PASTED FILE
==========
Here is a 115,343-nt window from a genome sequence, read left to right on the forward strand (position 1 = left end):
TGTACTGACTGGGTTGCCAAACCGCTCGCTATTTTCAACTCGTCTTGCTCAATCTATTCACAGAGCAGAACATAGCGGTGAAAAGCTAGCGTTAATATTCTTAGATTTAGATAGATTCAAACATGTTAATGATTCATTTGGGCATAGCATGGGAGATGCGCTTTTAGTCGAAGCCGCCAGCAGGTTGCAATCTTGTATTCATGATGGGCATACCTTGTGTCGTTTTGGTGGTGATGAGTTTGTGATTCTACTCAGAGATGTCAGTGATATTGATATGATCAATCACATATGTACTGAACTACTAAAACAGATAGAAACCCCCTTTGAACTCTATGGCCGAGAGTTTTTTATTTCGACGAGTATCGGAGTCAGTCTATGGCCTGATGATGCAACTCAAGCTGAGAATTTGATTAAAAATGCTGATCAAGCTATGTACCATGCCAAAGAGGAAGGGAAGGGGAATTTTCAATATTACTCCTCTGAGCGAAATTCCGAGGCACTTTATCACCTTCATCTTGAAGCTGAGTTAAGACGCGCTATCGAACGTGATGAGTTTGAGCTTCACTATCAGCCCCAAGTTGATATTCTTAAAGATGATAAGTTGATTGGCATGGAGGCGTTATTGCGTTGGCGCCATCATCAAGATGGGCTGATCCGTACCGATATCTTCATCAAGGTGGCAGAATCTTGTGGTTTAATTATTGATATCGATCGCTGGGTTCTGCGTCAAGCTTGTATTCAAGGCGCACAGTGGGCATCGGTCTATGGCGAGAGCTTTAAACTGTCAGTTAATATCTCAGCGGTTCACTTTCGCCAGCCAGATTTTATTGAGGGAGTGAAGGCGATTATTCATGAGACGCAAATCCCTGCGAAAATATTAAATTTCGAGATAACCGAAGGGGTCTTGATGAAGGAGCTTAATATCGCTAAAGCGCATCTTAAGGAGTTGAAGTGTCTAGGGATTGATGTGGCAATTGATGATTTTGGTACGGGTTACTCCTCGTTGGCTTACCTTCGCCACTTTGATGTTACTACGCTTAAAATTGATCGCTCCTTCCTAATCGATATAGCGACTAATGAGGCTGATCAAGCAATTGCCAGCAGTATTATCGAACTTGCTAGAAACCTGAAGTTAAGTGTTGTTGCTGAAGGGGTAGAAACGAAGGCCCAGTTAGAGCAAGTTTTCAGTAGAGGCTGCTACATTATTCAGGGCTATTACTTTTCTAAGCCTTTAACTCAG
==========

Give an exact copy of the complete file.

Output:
Here is a 115,343-nt window from a genome sequence, read left to right on the forward strand (position 1 = left end):
TGTACTGACTGGGTTGCCAAACCGCTCGCTATTTTCAACTCGTCTTGCTCAATCTATTCACAGAGCAGAACATAGCGGTGAAAAGCTAGCGTTAATATTCTTAGATTTAGATAGATTCAAACATGTTAATGATTCATTTGGGCATAGCATGGGAGATGCGCTTTTAGTCGAAGCCGCCAGCAGGTTGCAATCTTGTATTCATGATGGGCATACCTTGTGTCGTTTTGGTGGTGATGAGTTTGTGATTCTACTCAGAGATGTCAGTGATATTGATATGATCAATCACATATGTACTGAACTACTAAAACAGATAGAAACCCCCTTTGAACTCTATGGCCGAGAGTTTTTTATTTCGACGAGTATCGGAGTCAGTCTATGGCCTGATGATGCAACTCAAGCTGAGAATTTGATTAAAAATGCTGATCAAGCTATGTACCATGCCAAAGAGGAAGGGAAGGGGAATTTTCAATATTACTCCTCTGAGCGAAATTCCGAGGCACTTTATCACCTTCATCTTGAAGCTGAGTTAAGACGCGCTATCGAACGTGATGAGTTTGAGCTTCACTATCAGCCCCAAGTTGATATTCTTAAAGATGATAAGTTGATTGGCATGGAGGCGTTATTGCGTTGGCGCCATCATCAAGATGGGCTGATCCGTACCGATATCTTCATCAAGGTGGCAGAATCTTGTGGTTTAATTATTGATATCGATCGCTGGGTTCTGCGTCAAGCTTGTATTCAAGGCGCACAGTGGGCATCGGTCTATGGCGAGAGCTTTAAACTGTCAGTTAATATCTCAGCGGTTCACTTTCGCCAGCCAGATTTTATTGAGGGAGTGAAGGCGATTATTCATGAGACGCAAATCCCTGCGAAAATATTAAATTTCGAGATAACCGAAGGGGTCTTGATGAAGGAGCTTAATATCGCTAAAGCGCATCTTAAGGAGTTGAAGTGTCTAGGGATTGATGTGGCAATTGATGATTTTGGTACGGGTTACTCCTCGTTGGCTTACCTTCGCCACTTTGATGTTACTACGCTTAAAATTGATCGCTCCTTCCTAATCGATATAGCGACTAATGAGGCTGATCAAGCAATTGCCAGCAGTATTATCGAACTTGCTAGAAACCTGAAGTTAAGTGTTGTTGCTGAAGGGGTAGAAACGAAGGCCCAGTTAGAGCAAGTTTTCAGTAGAGGCTGCTACATTATTCAGGGCTATTACTTTTCTAAGCCTTTAACTCAG